The circuit 42 should preferably cause the indicator light 44 to function only if Vb exceeds Va by a predetermined voltage. Transistor T1 accordingly has a threshhold voltage below which it will not conduct. This voltage may be in the range of 0.5 to 1.0 volts.
When all four thermistors are exposed to the air, such as in a low fluid level situation, voltage Vb will exceed voltage Va since the low end of the board, carrying thermistors 32 and 36, is heated more than the upper end of the board. Thermistors 32 and 36 are accordingly warmer than thermistors 30 and 34 which produces a voltage differential across the bridge. Current flows through transistors T1 and T2 and turns on transistor T3. Once so actuated, transistor T3 allows current to flow through the indicator light 44 to ground.
If the fluid level is within the acceptable range, thermistors 30 and 34 will be in air while only thermistors 32 and 36 are immersed. This results in the latter thermistors being cooler than the upper pair since heat is more readily absorbed by fluid than air. Va will accordingly exceed Vb and no current will be conducted by transistor T1. The indicator light is not actuated under these conditions.
The circuit 42 may be modified to provide a signal when a vessel is overfilled. Under this condition, all four of the NTC thermistors will be submerged. The heater circuit 26 has much less effect thereon as compared to when these components are all suspended in air. As shown in the graph in FIG. 5A, Vb will only slightly exceed Va. Since substantially different voltages are produced under low, normal, and high liquid levels, the circuit may be adapted to provide a signal under both low and high levels. Alternatively, different signals may be produced to differentiate between low and high levels.
It will be appreciated that any number of thermistors may be employed to indicate a plurality of fluid levels if necessary or desirable. By incorporating circuit 42 within housing 14 or upon board 22, a complete detection assembly can be provided which requires connection only to the power source and the indicator light. This greatly simplifies installation. The sensing element 20 may be positioned within a cylindrical enclosure to allow more accurate readings in turbulent liquids.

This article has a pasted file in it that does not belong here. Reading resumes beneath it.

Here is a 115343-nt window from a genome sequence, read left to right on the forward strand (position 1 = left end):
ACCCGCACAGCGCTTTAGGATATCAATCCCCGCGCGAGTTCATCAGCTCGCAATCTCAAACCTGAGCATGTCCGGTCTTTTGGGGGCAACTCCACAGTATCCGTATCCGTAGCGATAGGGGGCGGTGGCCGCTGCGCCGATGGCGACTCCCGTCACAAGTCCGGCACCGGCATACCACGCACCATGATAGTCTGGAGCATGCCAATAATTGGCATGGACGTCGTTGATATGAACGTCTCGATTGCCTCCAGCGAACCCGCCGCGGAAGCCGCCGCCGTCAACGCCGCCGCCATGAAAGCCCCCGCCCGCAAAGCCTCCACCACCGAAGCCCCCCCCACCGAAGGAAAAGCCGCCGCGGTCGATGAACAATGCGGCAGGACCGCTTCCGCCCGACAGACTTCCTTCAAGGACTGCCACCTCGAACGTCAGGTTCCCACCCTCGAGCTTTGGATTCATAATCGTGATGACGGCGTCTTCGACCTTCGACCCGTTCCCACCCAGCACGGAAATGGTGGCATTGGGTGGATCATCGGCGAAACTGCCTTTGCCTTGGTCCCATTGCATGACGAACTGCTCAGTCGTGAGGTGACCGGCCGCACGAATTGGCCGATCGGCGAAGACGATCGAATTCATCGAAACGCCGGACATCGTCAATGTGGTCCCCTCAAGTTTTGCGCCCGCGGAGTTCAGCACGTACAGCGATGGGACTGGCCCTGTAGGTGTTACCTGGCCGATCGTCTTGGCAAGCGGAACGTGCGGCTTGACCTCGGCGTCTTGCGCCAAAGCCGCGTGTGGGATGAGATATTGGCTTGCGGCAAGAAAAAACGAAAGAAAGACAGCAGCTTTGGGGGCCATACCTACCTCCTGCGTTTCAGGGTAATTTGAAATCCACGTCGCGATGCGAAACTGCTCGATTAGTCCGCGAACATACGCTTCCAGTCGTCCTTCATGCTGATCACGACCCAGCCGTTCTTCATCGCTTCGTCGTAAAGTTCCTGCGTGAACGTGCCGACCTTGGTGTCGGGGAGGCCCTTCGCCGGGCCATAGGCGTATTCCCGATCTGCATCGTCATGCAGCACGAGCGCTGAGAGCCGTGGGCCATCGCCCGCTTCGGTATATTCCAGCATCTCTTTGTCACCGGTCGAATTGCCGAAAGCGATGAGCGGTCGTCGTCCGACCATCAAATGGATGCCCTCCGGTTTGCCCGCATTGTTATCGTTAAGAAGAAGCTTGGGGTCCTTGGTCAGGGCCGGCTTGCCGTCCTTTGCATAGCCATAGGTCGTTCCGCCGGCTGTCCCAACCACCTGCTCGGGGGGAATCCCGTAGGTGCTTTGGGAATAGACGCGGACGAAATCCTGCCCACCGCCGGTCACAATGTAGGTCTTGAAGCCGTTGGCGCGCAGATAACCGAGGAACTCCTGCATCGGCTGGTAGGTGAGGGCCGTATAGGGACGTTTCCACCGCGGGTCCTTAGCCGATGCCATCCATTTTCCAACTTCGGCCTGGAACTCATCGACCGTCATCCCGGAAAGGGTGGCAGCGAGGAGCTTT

In another possible modification of the invention, the indicator light may be omitted together with elements R4, R5 and T3 in order to send a pulse width modulated signal to the computer of a motor vehicle. An appropriate message can thereby be displayed upon the vehicle's dashboard concerning the particular fluid level (e.g. crankcase oil, transmission fluid, brake fluid, coolant) which is being monitored. Where maintenance of a particular fluid level is critical to the vehicle's operation, such as with transmission fluid, a signal from the circuit may be employed to actuate a pump which draws the fluid from a sump or other reserve to the location where it is needed.
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|U.S. Classification||340/622, 323/366, 73/295, 338/23, 340/599|
|Feb 22, 1985||AS||Assignment|
Owner name: GULF & WESTERN MANUFACTURING COMPANY, SOUTHFIELD,
Free format text: ASSIGNMENT OF ASSIGNORS INTEREST.;ASSIGNORS:ARBOGAST, THOMAS P.;EILOLA, DAVID;REEL/FRAME:004374/0154
Effective date: 19850211
|Sep 11, 1989||FPAY||Fee payment|
Year of fee payment: 4
|Jul 12, 1990||AS||Assignment|
Owner name: TRW INC., A CORP. OF OH, OHIO
Free format text: ASSIGNMENT OF ASSIGNORS INTEREST.;ASSIGNOR:WICKES MANUFACTURING COMPANY;REEL/FRAME:005366/0975
Effective date: 19900402
|Feb 24, 1994||FPAY||Fee payment|
Year of fee payment: 8
|Mar 24, 1998||REMI||Maintenance fee reminder mailed|
|Aug 30, 1998||LAPS||Lapse for failure to pay maintenance fees|
|Nov 10, 1998||FP||Expired due to failure to pay maintenance fee|
Effective date: 19980902